Monocots and Dicots are two kinds of plants. Their difference is the number of cotyledons they have.
Cotyledon is a structure found in embryonic plants, that helps them survive the early stages of development. It provides nutrition for the newly germinated plants. It resembles a leaf in structure.
The distinction between monocots and dicots is used to categorize plants.
Monocots and Dicots: Key Differences
The key differences between monocots and dicots are summarized below:
|They have one cotyledon.||They have two cotyledons.|
|They have a fibrous root system.||They have a tap root system.|
|The leaves are isobilateral.||The leaves are dorsiventral.|
|They have parallel venation.||They have reticulate venation.|
|The vascular bundles are scattered.||They have complex ring-like arrangement of vascular bundles.|
|Secondary growth is absent.||Secondary growth is present.|
|Cambium is absent.||Cambium is present.|
|Floral parts are multiples of 3.||Floral parts are in multiples of 4 or 5.|
Now, let’s look at some of the terminologies involved here.
It refers to how the roots are arranged.
Fibrous Root System
- The roots all start from a common point.
- They are all similar in size
- There is no one major root
- They do not penetrate deep into soil.
Tap Root System
- There is one major root, called the tap root, from which other smaller roots develop from.
- They penetrate deeper into the soil.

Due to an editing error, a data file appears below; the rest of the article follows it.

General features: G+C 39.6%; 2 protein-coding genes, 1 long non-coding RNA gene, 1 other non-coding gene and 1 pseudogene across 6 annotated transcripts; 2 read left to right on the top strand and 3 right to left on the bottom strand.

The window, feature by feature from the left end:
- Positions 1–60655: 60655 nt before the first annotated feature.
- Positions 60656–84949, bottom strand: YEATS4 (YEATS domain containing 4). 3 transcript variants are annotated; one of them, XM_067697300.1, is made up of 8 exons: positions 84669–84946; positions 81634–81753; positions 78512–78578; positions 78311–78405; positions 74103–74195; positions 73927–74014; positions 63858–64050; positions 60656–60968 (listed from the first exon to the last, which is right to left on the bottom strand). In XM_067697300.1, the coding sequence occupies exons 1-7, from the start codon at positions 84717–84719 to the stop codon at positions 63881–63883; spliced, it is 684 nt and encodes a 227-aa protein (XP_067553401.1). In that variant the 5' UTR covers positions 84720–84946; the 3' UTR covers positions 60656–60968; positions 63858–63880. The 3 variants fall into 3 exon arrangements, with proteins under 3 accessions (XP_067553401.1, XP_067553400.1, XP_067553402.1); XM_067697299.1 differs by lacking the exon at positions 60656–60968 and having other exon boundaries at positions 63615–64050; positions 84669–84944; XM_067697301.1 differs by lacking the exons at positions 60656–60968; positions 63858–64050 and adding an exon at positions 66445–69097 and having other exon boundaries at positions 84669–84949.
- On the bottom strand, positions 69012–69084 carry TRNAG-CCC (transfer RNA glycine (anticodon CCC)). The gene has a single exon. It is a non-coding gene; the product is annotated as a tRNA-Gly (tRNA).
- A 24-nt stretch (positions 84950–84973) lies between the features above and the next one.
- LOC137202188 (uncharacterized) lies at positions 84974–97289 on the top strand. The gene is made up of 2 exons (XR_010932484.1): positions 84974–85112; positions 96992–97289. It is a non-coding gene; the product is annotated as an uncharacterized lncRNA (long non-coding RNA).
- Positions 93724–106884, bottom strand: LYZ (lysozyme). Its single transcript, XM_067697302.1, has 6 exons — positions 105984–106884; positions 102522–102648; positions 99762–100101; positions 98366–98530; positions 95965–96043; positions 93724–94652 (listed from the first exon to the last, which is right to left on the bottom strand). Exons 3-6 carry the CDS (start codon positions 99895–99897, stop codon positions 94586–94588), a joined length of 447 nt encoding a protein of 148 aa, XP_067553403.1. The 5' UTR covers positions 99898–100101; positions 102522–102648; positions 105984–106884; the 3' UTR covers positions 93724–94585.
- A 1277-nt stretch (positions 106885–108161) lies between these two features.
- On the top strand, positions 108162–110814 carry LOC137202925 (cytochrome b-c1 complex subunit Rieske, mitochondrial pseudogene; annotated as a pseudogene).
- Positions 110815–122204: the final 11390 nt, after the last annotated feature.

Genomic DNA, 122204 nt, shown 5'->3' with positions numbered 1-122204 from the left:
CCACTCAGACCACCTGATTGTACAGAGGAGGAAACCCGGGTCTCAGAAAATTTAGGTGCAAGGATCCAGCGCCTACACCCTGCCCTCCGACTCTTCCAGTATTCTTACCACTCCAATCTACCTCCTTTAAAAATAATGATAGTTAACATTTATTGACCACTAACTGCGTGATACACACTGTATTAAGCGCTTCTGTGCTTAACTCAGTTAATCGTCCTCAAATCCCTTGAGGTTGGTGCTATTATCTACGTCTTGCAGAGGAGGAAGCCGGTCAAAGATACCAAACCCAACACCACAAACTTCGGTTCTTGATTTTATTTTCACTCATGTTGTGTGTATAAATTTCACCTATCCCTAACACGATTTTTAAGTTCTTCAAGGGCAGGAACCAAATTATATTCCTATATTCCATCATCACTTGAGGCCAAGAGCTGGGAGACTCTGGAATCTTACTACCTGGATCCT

- The mesophyll is not differentiated.
- The internal structure looks the same from both sides.
- Stomata are equal on both sides of leaf.
- The mesophyll is differentiated.
- This means that there is a distinct difference in upper and lower sides of leaf.
- Stomata are more on lower side of leaf.
It refers to how veins are arranged in the leaf.
- All veins are similar in size and appearance.
- They run parallel to each other in the leaf.
- There are thicker and thinner veins.
- The thicker veins branch out into thinner veins.
- It is hence also called net-like venation.
Arrangement of Vascular Bundles
- Vascular bundles are found in the stem and root.
- They carry materials throughout the plant.
- In monocots, they are all scattered in the stem and root.
- In dicots, they are placed in more complex ring-like structure.
Secondary Growth and Cambium
Secondary growth causes the thickening of stem and roots in plants. It happens only in dicots and very rarely in monocots.
Cambium is the tissue that leads to secondary growth in dicots. Naturally, it is found in dicots.
- This refers to all parts of flowers like petals, sepals, etc.
- Monocot flowers tend to have parts in multiples of 3.
- Dicot flowers have parts in multiples of 4 or 5.
Five features that are differences between monocots and dicots are:
1. Number of cotyledons in embryo
2. Root System
3. Venation of Leaf
4. Floral parts
5. Leaf structure
A dicot seed, such as groundnut, can be split into two symmetric halves while, a monocot seed, like rice, cannot be split into two even halves.
Monocot Plants: Rice, corn, grass, wheat.
Dicot Plants: Pea, groundnut, tomato, lentils.
Cotyledon provides nutrition for the embryo to germinate and develop into a sapling. It lets it survive till it can live on its own.